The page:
Portico (ft. Jono McCleery) / Sea Stacks / Matt Emery [Live Review – The Boileroom, Guildford, 13/3/15]
This past Friday night, Guildford’s residents were offered a prime opportunity to catch three fascinating acts in the act of creating incredible music. It’s rare to experience a gig crammed this full of uncategorizable music – but then, the Boileroom isn’t your average venue. Kudos first has to go to the booking brains behind this show; that kind of talent isn’t always recognised, but without it nights like this would never come to be.
Matt Emery could be easily pigeonholed (and subsequently dismissed by many) as a “new age” artist – but although from note one it’s clearly likely that spiritual and philosophical thought patterns inform Emery’s work, its well-structured and passionately performed nature ensures that no PhDs are required in order for an audience to be moved. The sheer eclecticism Emery displays is astounding, with the man himself weaving a path through heavily produced widescreen soundscapes, elongated and plaintive vocal melodies, and even a handful of beautiful solo piano pieces. Matt Emery is a musical force of nature which seems to still be in development, but nonetheless is moving toward a bright and promising horizon.
Although I do love strange and beautiful music, I struggled to get into Sea Stacks at first. Fortunately, I’ve learnt that initial confusion is not always a sign that the music in question is “…too weird,” or whatever, and actually music that takes time to grow on you often pushes its roots deeper than instantly gratifying stuff can.
Sea Stacks’ Facebook page categorises the band as “orchestral indie,” which works very well but also serves to highlight the limitations of genre categorisations. A great many bands fall between the cracks when it comes to musical labels, existing in some strange blurry place where nothing is perfectly predictable. Sea Stacks are very definitely one of those bands. However, whether you pick up elements of funk, soul, classical, jazz, folk, or pop, or pick descriptors like plaintive, mournful, or even upbeat to describe certain moments within a Sea Stacks set, it would still be impossible to fully communicate the experience without offering a note-by-note and beat-by-beat commentary. Which would be awfully tedious.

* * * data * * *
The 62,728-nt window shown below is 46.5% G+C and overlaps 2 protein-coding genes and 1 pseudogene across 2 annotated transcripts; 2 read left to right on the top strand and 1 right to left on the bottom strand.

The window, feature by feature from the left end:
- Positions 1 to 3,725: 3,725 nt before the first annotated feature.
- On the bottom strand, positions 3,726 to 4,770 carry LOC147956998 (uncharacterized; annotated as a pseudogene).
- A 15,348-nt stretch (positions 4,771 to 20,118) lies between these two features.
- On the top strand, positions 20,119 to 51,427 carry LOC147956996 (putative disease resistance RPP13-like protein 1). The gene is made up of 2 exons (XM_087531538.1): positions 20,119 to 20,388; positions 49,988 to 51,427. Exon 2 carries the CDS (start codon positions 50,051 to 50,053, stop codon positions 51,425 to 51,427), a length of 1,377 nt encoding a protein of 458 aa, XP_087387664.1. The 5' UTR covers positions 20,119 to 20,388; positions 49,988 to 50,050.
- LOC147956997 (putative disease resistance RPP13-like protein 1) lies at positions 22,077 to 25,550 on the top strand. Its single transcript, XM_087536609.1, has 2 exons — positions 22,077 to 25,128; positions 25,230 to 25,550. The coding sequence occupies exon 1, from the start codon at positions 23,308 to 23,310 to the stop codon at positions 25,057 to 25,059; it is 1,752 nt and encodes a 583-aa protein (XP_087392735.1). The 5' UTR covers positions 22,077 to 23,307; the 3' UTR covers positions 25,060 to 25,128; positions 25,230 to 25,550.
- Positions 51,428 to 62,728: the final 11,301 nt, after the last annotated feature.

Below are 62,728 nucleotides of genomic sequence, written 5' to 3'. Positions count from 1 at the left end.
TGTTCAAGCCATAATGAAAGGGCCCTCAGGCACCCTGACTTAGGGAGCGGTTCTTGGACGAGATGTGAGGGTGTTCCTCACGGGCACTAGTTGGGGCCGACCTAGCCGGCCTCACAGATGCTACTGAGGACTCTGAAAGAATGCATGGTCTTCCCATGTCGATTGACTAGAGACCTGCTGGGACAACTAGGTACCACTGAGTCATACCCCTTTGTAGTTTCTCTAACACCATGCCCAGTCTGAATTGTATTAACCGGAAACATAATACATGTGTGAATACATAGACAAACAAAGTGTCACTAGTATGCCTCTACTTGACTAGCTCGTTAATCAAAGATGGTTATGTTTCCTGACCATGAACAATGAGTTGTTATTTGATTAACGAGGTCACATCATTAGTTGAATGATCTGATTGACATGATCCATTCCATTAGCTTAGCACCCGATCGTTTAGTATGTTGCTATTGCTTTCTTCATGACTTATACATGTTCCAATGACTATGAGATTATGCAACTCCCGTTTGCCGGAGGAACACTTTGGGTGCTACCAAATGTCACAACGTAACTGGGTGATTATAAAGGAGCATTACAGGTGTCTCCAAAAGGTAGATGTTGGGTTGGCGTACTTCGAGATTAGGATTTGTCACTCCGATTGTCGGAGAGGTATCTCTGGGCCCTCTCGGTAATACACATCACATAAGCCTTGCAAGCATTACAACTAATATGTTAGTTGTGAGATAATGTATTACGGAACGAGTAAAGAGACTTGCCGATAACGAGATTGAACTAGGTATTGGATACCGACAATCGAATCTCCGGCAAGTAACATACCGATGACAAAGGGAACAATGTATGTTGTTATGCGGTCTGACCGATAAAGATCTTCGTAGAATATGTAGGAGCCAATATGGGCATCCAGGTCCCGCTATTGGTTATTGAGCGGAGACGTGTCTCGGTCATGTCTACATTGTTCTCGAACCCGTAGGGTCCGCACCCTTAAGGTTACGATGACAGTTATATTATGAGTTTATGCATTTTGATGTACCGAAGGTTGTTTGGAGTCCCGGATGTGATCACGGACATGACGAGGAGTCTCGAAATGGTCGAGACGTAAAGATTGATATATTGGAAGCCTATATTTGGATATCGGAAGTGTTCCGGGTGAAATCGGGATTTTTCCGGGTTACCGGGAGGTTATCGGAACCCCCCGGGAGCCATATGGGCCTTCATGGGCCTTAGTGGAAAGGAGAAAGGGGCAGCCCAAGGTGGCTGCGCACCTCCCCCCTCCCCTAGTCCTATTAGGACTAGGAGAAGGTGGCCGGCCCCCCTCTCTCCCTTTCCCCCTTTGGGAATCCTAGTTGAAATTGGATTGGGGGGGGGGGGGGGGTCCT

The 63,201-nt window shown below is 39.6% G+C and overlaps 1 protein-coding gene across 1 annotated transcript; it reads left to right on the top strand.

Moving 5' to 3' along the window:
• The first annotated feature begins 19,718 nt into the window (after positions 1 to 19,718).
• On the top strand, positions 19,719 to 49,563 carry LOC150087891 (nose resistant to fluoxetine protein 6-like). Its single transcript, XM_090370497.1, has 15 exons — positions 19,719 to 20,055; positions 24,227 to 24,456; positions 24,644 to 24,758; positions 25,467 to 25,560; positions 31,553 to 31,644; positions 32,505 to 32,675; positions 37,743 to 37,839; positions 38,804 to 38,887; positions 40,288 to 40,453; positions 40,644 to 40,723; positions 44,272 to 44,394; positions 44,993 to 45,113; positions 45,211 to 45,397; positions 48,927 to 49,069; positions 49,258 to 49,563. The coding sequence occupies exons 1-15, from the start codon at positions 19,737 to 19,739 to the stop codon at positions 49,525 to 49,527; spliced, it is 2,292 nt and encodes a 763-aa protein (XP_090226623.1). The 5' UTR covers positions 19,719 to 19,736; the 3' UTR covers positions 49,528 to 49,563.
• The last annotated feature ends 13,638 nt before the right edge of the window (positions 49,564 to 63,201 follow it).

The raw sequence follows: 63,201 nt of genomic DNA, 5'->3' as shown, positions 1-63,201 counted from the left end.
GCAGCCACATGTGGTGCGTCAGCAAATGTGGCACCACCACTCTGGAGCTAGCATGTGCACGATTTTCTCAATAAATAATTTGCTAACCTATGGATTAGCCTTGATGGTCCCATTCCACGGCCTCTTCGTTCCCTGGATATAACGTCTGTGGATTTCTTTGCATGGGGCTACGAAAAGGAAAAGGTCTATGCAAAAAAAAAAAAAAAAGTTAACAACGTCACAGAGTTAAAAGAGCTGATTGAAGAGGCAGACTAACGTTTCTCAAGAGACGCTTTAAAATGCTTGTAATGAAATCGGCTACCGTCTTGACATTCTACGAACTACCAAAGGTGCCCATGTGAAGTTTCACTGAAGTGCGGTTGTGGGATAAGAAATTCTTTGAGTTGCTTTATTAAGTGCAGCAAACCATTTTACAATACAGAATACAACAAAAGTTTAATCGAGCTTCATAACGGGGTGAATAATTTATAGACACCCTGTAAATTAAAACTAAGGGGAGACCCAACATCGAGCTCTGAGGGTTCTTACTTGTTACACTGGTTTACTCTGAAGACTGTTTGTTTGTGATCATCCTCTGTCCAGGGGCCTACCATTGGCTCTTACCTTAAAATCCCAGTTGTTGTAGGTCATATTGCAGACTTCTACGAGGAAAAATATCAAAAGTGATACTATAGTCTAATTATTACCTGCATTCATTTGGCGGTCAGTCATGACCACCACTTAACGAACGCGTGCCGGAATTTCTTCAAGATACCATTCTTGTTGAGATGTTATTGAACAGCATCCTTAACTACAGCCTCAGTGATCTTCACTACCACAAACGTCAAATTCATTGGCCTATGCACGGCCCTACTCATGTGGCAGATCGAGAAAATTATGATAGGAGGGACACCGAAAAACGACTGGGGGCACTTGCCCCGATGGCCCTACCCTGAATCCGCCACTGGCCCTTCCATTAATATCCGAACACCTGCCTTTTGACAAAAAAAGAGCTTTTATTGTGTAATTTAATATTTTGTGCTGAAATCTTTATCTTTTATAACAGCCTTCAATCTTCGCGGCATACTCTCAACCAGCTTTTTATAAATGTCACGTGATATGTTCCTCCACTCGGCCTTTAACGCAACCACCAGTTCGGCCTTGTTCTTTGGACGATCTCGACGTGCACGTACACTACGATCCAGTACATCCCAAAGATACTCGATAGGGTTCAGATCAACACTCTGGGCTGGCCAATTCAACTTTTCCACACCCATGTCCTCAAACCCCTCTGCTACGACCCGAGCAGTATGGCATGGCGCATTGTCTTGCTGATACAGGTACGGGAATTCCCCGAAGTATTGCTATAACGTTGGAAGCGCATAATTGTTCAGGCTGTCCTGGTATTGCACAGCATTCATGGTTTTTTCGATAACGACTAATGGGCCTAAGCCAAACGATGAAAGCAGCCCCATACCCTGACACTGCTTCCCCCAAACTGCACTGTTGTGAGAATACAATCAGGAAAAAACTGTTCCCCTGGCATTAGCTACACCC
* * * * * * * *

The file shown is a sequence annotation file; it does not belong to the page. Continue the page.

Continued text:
In any case, by the end of Sea Stacks’ occasionally folky, soulful, classically-influenced, jazzy, folky, poppy, plaintive and mournful and even upbeat set, I was won over. I’d very much recommend you give the experience a shot yourself.
As for Portico, I’d been looking forward to seeing them live even before this gig was booked. I still remember the day a jazz-obsessed friend practically forced me to listen to the Portico Quartet’s self-titled album – and since then it’s become one of my favourite jazz-related releases. Today, the Portico Quartet are simply Portico (the name change made after the departure of percussionist Keir Vine), and their direction is a marked departure from their earlier work.
As with their support acts, precisely describing what Portico are doing without blow-by-blow commentary is a tough ask. The jazz influence is still there, but it’s become increasingly augmented by flickering electronic elements, intense beats, and incredible vocal work from guest Jono McCleery which occasionally brings to mind Muse’s own Matt Bellamy. Portico’s work is now the musical equivalent of a watercolour painting of reflections on water; trying to figure out where one element of the whole ends and another begins is guaranteed to spoil the fun entirely.
Allowing it all to wash over you, however, is guaranteed to result in a totally immersive, spellbinding, even consciousness-altering experience. Look around at a Portico crowd and you will see movement, stillness, joy, pensiveness, rapture and heartbreak. If you’re curious as to which of the above might describe your reaction, check out Portico’s website below for tour dates and further information.
Big love as always to the Boileroom crew for an awesome show, and Will and Mike for some top-notch sound.
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